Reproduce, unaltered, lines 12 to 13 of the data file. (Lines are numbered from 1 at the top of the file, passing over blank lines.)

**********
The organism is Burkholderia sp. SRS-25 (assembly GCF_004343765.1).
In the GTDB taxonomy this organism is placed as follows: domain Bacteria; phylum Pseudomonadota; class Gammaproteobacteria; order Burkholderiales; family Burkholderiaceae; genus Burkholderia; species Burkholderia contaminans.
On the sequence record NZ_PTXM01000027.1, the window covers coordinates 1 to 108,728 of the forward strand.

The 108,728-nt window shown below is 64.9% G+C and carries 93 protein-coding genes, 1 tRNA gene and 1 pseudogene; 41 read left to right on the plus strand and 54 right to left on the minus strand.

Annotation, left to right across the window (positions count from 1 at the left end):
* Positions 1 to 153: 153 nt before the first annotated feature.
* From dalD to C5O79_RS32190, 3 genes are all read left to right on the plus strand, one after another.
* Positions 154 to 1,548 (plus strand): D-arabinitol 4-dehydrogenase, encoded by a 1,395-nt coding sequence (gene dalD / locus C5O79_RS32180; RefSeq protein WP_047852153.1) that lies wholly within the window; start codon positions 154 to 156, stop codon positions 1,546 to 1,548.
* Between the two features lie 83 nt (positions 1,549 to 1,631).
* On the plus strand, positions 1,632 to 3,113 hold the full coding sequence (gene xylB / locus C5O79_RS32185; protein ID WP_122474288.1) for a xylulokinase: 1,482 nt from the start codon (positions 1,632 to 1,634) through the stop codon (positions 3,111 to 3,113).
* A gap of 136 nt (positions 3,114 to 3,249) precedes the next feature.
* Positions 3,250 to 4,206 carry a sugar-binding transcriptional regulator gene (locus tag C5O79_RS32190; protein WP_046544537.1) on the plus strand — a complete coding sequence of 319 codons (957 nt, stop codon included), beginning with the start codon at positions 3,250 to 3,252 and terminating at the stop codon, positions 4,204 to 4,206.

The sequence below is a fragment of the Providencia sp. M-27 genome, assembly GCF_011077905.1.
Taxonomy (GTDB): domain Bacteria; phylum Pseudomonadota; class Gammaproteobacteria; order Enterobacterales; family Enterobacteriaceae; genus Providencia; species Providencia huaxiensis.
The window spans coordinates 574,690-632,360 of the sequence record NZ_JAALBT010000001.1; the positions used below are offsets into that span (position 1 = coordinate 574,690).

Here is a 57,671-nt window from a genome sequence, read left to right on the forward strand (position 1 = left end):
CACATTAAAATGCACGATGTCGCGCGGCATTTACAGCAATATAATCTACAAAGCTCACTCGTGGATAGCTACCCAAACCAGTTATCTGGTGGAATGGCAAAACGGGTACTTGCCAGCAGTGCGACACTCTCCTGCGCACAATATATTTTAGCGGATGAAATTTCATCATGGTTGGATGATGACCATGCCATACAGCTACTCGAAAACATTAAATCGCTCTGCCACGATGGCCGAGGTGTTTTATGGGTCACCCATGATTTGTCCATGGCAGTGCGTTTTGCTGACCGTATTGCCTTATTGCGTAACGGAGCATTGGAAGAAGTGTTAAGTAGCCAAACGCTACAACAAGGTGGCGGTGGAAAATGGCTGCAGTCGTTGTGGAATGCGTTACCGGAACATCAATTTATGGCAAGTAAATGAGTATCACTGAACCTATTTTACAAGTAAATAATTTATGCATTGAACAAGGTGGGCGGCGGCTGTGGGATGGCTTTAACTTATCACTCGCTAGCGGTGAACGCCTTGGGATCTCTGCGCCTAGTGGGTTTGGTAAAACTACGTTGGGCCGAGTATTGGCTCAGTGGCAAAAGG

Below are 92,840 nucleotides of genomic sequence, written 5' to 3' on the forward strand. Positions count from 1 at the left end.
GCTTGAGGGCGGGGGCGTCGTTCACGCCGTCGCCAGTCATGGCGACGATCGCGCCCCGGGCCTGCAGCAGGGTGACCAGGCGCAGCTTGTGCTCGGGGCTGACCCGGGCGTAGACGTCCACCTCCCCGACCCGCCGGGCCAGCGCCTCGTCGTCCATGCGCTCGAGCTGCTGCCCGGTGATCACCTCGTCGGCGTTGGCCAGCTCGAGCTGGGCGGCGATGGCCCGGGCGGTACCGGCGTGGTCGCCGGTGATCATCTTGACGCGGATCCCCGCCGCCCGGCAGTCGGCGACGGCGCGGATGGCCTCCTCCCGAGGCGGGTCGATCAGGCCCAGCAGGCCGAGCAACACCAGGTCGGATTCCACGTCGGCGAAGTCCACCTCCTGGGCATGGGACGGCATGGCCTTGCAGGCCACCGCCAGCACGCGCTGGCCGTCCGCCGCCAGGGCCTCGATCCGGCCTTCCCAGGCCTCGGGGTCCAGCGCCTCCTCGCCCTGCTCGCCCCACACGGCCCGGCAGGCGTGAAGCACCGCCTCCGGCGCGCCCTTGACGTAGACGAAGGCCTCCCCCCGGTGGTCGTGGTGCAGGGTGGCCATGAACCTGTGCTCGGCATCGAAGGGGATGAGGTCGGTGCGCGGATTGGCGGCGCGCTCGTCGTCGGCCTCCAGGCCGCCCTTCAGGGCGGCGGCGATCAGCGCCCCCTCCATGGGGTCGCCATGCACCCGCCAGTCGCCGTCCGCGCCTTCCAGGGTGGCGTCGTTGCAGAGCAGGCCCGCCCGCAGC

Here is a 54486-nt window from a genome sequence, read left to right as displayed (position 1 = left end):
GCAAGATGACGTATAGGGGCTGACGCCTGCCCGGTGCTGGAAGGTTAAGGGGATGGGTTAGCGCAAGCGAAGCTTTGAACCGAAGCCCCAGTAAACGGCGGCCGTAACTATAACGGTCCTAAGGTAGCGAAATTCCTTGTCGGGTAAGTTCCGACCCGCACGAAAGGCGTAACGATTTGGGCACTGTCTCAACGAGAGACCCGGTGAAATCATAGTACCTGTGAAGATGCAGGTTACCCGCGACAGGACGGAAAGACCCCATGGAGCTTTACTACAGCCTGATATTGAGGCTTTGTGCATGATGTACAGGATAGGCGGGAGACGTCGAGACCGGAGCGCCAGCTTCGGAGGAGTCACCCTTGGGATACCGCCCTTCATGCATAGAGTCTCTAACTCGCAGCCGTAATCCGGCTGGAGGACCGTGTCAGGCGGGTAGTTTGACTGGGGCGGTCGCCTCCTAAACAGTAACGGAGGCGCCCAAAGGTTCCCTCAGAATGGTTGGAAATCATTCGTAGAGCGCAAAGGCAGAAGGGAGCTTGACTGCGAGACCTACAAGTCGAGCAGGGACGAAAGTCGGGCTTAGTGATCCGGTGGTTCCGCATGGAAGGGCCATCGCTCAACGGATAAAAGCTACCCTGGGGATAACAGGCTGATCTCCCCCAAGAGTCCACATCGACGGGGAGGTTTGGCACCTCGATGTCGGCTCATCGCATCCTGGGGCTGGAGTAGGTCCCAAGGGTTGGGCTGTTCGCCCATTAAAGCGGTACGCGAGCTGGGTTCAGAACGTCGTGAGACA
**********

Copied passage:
* Positions 3,250 to 4,206 carry a sugar-binding transcriptional regulator gene (locus tag C5O79_RS32190; protein WP_046544537.1) on the plus strand — a complete coding sequence of 319 codons (957 nt, stop codon included), beginning with the start codon at positions 3,250 to 3,252 and terminating at the stop codon, positions 4,204 to 4,206.

The sequence below is a fragment of the Providencia sp. M-27 genome, assembly GCF_011077905.1.